2002 Volume 75 Issue 11 Pages 2385-2391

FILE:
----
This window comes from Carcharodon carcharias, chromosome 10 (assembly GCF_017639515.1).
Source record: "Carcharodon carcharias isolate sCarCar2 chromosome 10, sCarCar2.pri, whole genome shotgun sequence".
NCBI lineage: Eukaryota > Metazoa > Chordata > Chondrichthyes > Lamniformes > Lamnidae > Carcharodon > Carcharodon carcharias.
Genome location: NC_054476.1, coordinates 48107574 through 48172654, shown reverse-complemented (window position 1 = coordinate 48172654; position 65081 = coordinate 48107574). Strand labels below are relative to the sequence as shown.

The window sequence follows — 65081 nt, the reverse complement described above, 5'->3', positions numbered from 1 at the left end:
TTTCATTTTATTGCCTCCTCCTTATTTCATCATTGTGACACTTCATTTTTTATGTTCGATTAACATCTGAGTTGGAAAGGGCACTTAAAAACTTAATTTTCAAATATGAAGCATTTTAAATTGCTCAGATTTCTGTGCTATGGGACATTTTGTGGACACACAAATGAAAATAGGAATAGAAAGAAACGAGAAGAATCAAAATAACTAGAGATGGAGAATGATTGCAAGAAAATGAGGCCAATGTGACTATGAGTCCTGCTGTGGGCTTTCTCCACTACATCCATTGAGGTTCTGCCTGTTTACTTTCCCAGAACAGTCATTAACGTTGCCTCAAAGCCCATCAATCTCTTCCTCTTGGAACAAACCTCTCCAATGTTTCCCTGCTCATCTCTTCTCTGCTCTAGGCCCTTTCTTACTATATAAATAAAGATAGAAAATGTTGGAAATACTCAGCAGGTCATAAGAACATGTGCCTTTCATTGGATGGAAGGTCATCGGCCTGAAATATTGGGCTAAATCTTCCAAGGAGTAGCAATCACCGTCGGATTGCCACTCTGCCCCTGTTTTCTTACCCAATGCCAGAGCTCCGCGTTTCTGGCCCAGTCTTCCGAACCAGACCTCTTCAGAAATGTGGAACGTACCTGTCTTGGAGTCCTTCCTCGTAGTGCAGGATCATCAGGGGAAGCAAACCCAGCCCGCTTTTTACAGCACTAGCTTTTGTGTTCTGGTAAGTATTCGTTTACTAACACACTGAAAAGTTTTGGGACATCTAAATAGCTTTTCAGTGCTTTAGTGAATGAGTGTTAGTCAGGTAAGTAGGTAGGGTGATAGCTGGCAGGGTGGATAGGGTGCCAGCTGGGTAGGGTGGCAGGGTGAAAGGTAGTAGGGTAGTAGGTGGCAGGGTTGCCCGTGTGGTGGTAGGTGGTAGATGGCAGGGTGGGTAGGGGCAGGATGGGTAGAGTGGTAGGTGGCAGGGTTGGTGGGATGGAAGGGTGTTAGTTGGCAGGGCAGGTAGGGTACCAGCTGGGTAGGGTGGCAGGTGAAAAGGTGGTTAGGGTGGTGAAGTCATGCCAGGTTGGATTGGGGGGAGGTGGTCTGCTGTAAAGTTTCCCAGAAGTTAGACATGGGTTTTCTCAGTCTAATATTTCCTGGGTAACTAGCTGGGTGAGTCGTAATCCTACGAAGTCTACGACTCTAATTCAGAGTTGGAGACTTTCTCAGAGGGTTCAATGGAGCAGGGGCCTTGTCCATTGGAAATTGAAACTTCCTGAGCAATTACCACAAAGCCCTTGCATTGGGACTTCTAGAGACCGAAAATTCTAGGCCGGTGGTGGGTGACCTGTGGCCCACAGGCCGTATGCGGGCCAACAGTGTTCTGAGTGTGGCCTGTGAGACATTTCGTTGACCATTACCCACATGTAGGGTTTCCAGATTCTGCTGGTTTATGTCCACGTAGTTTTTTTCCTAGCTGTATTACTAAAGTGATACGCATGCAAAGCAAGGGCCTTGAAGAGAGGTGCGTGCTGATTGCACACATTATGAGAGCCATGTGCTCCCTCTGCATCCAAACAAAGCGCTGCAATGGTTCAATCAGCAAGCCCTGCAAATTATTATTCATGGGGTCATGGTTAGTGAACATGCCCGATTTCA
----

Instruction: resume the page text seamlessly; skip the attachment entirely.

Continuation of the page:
Anthropogenic emissions of methane (CH4) from major sources such as landfills, automobiles, and rice paddy fields in the Nagoya metropolitan area were estimated using several emission process parameters such as emission factors and activity data for the decade from 1988 to 1997. The sum of CH4 amounts emitted from these three major sources was calculated to be 4.93 Gg of CH4 in 1988 and 5.19 Gg of CH4 in 1997. Methane emissions from the 12 landfill sites located around the Nagoya metropolitan area gradually increased until 1996 and then decreased in 1997, while those from automobiles and rice paddy fields continuously declined for the same decade. The total amount of CH4 emitted from the 12 landfills was much larger than those from other two sources. In 1993, for example, the amount was estimated as 3.26 Gg of CH4, 58% of which was generated from the largest landfill site. The excess CH4 concentration in the urban atmosphere, which was estimated from the difference between the CH4 concentration at the urban site and the background CH4 concentration at the Mauna Loa observatory, Hawaii, USA, showed the long-term trends similar to the CH4 emission from the largest landfill site. As a result, we conclude that the CH4 emission from the largest landfill dominantly impacted on the excess CH4 concentration due to the major sources in the Nagoya metropolitan area.
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